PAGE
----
Vancouver Optometrists & Eye Doctors

4466 West 10th Avenue
Call: 604-224-3937

Common Eye Disorders

Allergic Conjunctivitis

Allergic Conjunctivitis occurs more commonly among people who already have seasonal allergies. At some point they come into contact with a substance that triggers an allergic reaction in their eyes. Commonly, there is eyelid swelling, watery or mucous discharge from the eyes, redness of the eyes and the feeling of itching. Conjunctivitis is an inflammation or infection of the conjunctiva, the thin transparent layer of tissue that lines the inner surface of the eyelid and covers the white part of the eye.

Amblyopia (Lazy Eye)

Lazy eye, or amblyopia, is the loss or lack of development of central vision in one eye that is unrelated to any eye health problem and is not correctable with lenses. It can result from a failure to use both eyes together. Lazy eye is often associated with crossed-eyes or a large difference in the degree of nearsightedness or farsightedness between the two eyes. It usually develops before the age of 6, and it does not affect side vision.

Amblyopia many times can go unnoticed and thus early detection by routine eye examination of children is so important.

Treatment for lazy eye may include a combination of prescription lenses, prisms, vision herapy and eye patching. Vision therapy teaches the two eyes how to work together, which helps prevent lazy eye from reoccurring.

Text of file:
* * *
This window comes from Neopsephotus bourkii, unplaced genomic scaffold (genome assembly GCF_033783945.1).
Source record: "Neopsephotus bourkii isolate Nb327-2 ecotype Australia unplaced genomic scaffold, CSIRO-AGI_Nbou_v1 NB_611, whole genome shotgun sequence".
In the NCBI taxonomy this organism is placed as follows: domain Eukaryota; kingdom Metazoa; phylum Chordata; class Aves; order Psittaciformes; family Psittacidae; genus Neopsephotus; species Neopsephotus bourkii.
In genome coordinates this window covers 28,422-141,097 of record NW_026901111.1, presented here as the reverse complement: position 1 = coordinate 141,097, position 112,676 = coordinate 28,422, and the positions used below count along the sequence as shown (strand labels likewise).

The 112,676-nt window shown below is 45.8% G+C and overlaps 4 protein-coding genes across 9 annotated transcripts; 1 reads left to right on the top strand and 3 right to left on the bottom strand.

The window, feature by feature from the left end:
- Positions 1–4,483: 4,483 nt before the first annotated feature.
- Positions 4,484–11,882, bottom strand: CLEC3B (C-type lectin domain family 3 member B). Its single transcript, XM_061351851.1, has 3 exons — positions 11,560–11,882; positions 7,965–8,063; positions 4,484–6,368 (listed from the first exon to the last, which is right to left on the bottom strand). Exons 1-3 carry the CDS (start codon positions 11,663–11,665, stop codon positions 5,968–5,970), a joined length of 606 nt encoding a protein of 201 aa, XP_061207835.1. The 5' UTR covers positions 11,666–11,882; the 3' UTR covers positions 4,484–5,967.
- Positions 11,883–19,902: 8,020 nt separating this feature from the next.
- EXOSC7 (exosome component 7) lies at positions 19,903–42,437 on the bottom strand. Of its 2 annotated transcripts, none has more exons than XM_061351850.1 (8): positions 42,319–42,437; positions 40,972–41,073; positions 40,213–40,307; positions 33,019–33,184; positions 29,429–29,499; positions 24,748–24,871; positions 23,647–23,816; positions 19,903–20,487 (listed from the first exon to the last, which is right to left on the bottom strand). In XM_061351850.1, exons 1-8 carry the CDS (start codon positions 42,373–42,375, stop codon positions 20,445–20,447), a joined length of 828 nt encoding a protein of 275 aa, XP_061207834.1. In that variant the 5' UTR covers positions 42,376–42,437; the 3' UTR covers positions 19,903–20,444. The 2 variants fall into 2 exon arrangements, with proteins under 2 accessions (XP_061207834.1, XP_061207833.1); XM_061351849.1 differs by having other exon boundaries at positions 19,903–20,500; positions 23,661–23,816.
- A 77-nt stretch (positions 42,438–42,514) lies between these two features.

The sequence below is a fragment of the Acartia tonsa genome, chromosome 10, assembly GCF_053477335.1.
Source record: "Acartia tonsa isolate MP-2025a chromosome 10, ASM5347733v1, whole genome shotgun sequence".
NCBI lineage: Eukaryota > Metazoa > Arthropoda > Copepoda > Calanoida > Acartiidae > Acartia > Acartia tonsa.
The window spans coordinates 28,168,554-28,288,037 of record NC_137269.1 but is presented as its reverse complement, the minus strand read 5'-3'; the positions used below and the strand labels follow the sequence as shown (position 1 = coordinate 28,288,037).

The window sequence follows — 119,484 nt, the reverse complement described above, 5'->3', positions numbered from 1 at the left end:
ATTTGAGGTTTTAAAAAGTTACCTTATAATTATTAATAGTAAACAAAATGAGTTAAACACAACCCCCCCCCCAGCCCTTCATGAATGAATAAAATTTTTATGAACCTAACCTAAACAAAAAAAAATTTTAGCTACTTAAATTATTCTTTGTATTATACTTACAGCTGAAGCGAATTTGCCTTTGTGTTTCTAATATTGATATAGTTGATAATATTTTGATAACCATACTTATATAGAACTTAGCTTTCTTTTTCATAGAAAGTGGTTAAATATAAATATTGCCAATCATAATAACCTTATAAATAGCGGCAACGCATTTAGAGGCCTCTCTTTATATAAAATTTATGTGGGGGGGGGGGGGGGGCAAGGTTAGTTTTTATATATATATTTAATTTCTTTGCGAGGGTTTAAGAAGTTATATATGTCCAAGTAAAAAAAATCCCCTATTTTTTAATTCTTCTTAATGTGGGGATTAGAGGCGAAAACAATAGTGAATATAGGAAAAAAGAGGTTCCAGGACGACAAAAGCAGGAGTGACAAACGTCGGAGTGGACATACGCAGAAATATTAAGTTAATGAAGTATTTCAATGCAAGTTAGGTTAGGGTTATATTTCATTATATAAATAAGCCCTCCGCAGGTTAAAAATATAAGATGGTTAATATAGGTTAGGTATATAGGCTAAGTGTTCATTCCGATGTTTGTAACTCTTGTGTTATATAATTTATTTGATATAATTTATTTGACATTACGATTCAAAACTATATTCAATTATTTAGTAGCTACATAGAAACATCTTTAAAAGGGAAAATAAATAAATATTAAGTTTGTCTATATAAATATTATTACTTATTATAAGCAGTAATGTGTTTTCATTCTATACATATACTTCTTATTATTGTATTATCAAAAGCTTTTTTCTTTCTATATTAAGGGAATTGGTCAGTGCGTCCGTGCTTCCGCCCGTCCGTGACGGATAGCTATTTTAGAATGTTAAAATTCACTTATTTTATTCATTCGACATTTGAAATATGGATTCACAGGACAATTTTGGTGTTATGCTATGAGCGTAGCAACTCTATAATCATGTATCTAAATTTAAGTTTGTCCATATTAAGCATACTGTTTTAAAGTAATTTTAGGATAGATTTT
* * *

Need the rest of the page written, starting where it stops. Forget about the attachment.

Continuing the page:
Cataract

A cataract is a cloudy or opaque area in the normally clear lens of the eye. Depending upon its size and location, it can interfere with normal vision. Most cataracts develop in people over age 55, but they occasionally occur in infants and young children. The lens is located inside the eye behind the iris, the colored part of the eye. The lens focuses light on the back of the eye, the retina. The lens is made of mostly proteins and water. Clouding of the lens occurs due to changes in the proteins and lens fibers.

Signs and symptoms of a cataract may include:

  • Blurred, hazy, or vision
  • Reduced intensity of colors
  • Increased sensitivity to glare from lights, particularly when driving at night
  • Increased difficulty seeing at night
  • Change in the eye’s refractive error

Cataract surgery is a procedure used to remove the natural lens in the eye when it becomes clouded, and replace it with an artificial lens in order to restore clear vision. Cataract surgery is indicated when the cataract impairs vision to the extent that it interferes with normal daily activities. Cataract extraction is one of the most frequently performed surgical procedures in the world.

Diabetic Retinopathy

Diabetic retinopathy is a condition occurring in persons with diabetes, which causes progressive damage to the retina, the light sensitive lining at the back of the eye. It is a serious sight-threatening complication of diabetes.

Diabetic retinopathy is the result of damage to the tiny blood vessels that nourish the retina. They leak blood and other fluids that cause swelling of retinal tissue and clouding of vision. The condition usually affects both eyes. The longer a person has diabetes, the more likely they will develop diabetic retinopathy. If left untreated, diabetic retinopathy can cause blindness.
Better control of blood sugar levels in patients with diabetes also slows the onset and progression of diabetic retinopathy. Often there are no visual symptoms in the early stages of diabetic retinopathy, that is why we recommend that everyone with diabetes have a comprehensive dilated eye examination once a year. Early detection and treatment can limit the potential for significant vision loss from diabetic retinopathy.

Dry Eye